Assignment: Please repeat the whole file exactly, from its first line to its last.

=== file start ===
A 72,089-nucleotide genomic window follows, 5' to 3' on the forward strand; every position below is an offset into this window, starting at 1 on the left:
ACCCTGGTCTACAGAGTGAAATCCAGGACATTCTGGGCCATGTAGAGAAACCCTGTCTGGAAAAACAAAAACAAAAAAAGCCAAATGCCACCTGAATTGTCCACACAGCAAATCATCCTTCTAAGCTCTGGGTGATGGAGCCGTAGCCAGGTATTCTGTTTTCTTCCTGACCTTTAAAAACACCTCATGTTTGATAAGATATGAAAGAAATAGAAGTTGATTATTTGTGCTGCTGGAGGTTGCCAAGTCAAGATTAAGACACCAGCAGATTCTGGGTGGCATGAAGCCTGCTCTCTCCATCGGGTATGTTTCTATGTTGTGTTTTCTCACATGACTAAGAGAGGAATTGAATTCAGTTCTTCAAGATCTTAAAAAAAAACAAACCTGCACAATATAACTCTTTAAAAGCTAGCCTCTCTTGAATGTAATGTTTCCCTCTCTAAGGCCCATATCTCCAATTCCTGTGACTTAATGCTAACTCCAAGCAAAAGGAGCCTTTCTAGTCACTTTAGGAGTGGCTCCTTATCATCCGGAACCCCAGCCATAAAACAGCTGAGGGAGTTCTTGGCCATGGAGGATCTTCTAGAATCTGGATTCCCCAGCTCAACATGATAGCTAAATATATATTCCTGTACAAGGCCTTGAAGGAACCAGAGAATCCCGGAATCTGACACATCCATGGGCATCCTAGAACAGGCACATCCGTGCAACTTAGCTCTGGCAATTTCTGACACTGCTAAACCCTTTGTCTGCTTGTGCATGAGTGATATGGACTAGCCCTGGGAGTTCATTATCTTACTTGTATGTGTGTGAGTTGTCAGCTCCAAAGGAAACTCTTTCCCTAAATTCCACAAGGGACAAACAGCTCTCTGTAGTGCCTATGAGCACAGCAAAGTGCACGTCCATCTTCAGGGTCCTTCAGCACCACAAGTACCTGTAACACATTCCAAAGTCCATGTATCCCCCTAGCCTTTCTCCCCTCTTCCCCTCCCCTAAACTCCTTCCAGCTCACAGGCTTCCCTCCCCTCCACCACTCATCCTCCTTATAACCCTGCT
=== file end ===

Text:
A 72,089-nucleotide genomic window follows, 5' to 3' on the forward strand; every position below is an offset into this window, starting at 1 on the left:
ACCCTGGTCTACAGAGTGAAATCCAGGACATTCTGGGCCATGTAGAGAAACCCTGTCTGGAAAAACAAAAACAAAAAAAGCCAAATGCCACCTGAATTGTCCACACAGCAAATCATCCTTCTAAGCTCTGGGTGATGGAGCCGTAGCCAGGTATTCTGTTTTCTTCCTGACCTTTAAAAACACCTCATGTTTGATAAGATATGAAAGAAATAGAAGTTGATTATTTGTGCTGCTGGAGGTTGCCAAGTCAAGATTAAGACACCAGCAGATTCTGGGTGGCATGAAGCCTGCTCTCTCCATCGGGTATGTTTCTATGTTGTGTTTTCTCACATGACTAAGAGAGGAATTGAATTCAGTTCTTCAAGATCTTAAAAAAAAACAAACCTGCACAATATAACTCTTTAAAAGCTAGCCTCTCTTGAATGTAATGTTTCCCTCTCTAAGGCCCATATCTCCAATTCCTGTGACTTAATGCTAACTCCAAGCAAAAGGAGCCTTTCTAGTCACTTTAGGAGTGGCTCCTTATCATCCGGAACCCCAGCCATAAAACAGCTGAGGGAGTTCTTGGCCATGGAGGATCTTCTAGAATCTGGATTCCCCAGCTCAACATGATAGCTAAATATATATTCCTGTACAAGGCCTTGAAGGAACCAGAGAATCCCGGAATCTGACACATCCATGGGCATCCTAGAACAGGCACATCCGTGCAACTTAGCTCTGGCAATTTCTGACACTGCTAAACCCTTTGTCTGCTTGTGCATGAGTGATATGGACTAGCCCTGGGAGTTCATTATCTTACTTGTATGTGTGTGAGTTGTCAGCTCCAAAGGAAACTCTTTCCCTAAATTCCACAAGGGACAAACAGCTCTCTGTAGTGCCTATGAGCACAGCAAAGTGCACGTCCATCTTCAGGGTCCTTCAGCACCACAAGTACCTGTAACACATTCCAAAGTCCATGTATCCCCCTAGCCTTTCTCCCCTCTTCCCCTCCCCTAAACTCCTTCCAGCTCACAGGCTTCCCTCCCCTCCACCACTCATCCTCCTTATAACCCTGCT